Chopping produce is time-consuming so try to do that the day before. Store the ingredients in reusable airtight containers ready for the next day.
My favorite way to store most items is in Mason jars that are rated for freezing. They’re completely reusable and I haven’t had one crack yet.
For lasagnas and casseroles, I’ll use a glass baking sheet with a cover stuffed into a freezer bag to prevent freezer burn.
How To Choose A Recipe For Freezer Meals:
Not every recipe will make a good freezer meal. Some foods become too mushy or soggy after being frozen.
Even if a recipe would make a good frozen meal, there are some guidelines when picking recipes to cook together. Here are some things to consider when choosing the recipes to cook on the freezer cooking day.
1) Use Recipes With Some Overlap
Since the goal is to cook as many meals as you can in as little time as possible, it makes the most sense to have some overlap with the recipes.
If one recipe calls for chickpeas, look for another that uses them as well so you can cook a larger batch to be used with both recipes.
Same with slightly more time-consuming items like cashew ricotta. Make a larger batch but use it in a few of the recipes.
You can use similar ingredients but still ensure the flavors are different by using completely different seasonings. Nothing more boring for your tastebuds than having the same meal over and over again.
2) Find Recipes That Aren’t Time Consuming
Freezer meals aren’t the time to try out new cooking techniques. If you want to try your hand at flambéing, freezer meal day is not the day.
Save your more adventurous cooking exploits for other days of the week when that’s all you will be focusing on.
This also applies to recipes with multiple cooking steps. Stick with recipes whose focus is sauteing and then dumping it in a pot.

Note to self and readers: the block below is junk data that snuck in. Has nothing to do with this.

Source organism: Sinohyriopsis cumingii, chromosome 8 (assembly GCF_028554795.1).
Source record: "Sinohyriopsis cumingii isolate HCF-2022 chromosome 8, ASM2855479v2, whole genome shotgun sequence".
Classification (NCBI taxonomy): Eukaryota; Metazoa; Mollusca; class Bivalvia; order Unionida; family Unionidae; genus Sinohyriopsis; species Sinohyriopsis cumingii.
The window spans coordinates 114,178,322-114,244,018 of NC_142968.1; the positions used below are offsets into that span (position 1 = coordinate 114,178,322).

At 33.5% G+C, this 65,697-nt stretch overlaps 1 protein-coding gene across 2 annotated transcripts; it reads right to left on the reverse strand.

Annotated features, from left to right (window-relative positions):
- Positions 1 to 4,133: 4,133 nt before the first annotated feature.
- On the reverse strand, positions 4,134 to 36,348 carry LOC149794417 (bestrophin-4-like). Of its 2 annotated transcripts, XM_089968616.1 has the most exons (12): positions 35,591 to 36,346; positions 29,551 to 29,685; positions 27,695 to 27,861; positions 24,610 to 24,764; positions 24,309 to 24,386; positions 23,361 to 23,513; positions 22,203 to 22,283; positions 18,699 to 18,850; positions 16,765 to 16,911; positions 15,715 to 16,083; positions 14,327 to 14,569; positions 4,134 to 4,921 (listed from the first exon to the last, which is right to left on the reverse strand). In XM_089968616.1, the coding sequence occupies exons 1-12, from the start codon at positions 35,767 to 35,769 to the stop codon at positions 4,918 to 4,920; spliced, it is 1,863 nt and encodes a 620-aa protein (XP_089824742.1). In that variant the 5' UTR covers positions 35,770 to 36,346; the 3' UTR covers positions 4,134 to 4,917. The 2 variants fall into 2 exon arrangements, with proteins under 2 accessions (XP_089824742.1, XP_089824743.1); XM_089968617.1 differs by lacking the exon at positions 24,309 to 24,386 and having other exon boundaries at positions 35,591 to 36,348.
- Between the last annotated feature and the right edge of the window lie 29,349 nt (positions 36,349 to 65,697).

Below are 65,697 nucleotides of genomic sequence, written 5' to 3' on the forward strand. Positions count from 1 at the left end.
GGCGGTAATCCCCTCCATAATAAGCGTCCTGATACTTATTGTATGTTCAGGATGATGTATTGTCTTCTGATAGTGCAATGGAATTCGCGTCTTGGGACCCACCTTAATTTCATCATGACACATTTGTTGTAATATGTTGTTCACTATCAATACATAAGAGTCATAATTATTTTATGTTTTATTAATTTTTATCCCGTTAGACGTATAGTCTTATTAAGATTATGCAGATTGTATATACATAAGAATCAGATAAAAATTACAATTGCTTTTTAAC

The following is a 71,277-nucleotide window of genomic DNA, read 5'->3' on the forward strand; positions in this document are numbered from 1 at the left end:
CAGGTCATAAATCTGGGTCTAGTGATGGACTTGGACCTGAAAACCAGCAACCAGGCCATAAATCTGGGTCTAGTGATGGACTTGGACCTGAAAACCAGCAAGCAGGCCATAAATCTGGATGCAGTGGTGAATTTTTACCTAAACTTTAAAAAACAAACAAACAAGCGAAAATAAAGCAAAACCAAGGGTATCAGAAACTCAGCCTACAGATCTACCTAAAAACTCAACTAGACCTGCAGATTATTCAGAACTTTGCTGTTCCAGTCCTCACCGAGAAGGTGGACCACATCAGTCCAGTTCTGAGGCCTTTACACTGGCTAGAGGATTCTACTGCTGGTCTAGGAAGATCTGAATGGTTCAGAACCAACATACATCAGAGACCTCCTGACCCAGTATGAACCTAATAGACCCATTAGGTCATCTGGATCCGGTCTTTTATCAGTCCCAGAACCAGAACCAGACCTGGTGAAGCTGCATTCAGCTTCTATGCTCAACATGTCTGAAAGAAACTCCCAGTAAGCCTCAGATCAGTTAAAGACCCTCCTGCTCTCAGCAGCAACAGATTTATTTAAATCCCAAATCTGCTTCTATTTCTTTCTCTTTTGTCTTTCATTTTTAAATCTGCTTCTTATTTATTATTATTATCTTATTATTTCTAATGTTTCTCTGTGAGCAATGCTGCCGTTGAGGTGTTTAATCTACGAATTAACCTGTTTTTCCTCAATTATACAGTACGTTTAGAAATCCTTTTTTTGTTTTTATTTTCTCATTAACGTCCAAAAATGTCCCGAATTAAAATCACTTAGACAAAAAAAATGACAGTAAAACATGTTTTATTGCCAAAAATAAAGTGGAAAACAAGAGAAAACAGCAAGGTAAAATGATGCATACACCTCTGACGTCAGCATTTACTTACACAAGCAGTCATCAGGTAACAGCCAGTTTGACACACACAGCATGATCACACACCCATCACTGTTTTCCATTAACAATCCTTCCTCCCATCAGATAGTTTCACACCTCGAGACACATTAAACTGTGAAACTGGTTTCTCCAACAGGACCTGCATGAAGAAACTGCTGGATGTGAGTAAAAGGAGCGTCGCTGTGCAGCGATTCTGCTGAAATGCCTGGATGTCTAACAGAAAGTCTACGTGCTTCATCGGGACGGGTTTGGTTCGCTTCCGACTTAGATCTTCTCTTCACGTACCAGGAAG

Soups and stews are great for this. Make a huge batch and portion it out into smaller serving sizes since no one wants to eat the same stew for 6 days straight.
3) Instant Pot Freezer Meal Recipes
An Instant Pot is the perfect tool to use to prepare the longer cooking items like dried beans. Once you add all the ingredients, you can set it and forget it while focusing on prepping other ingredients.
You can even find entire recipes to cook in the Instant Pot that will hold up well in the freezer. Some people opt to have a larger and smaller sized electric pressure cooker so they can have multiple cooking at once.
4) Slow Cooker Recipes
Try to choose one recipe that works in a slow cooker. This will be that night’s dinner after a long day of cooking. By doubling the recipe, you will also have some of it to add to your freezer stash.
Here are some of my favorite places to find slow cooker recipes.
Tips For A Short Freezer Cooking Day
You’ve finally made it to meal prep day! With all of the prior planning, this day will be a breeze albeit long.
These following tips will help make your freezer cooking day faster:
- Get the slow cooker recipe going first since once that’s going, it’s pretty much done.
- Move onto anything you can cook in the Instant Pot since once set up, it doesn’t require any more focus.
- Soups/stews on the stovetop are next since, again, they don’t require much attention once going.
- Lastly, focus on lasagnas and casseroles. Those are the most time consuming and you can focus on them when all the other meals are started.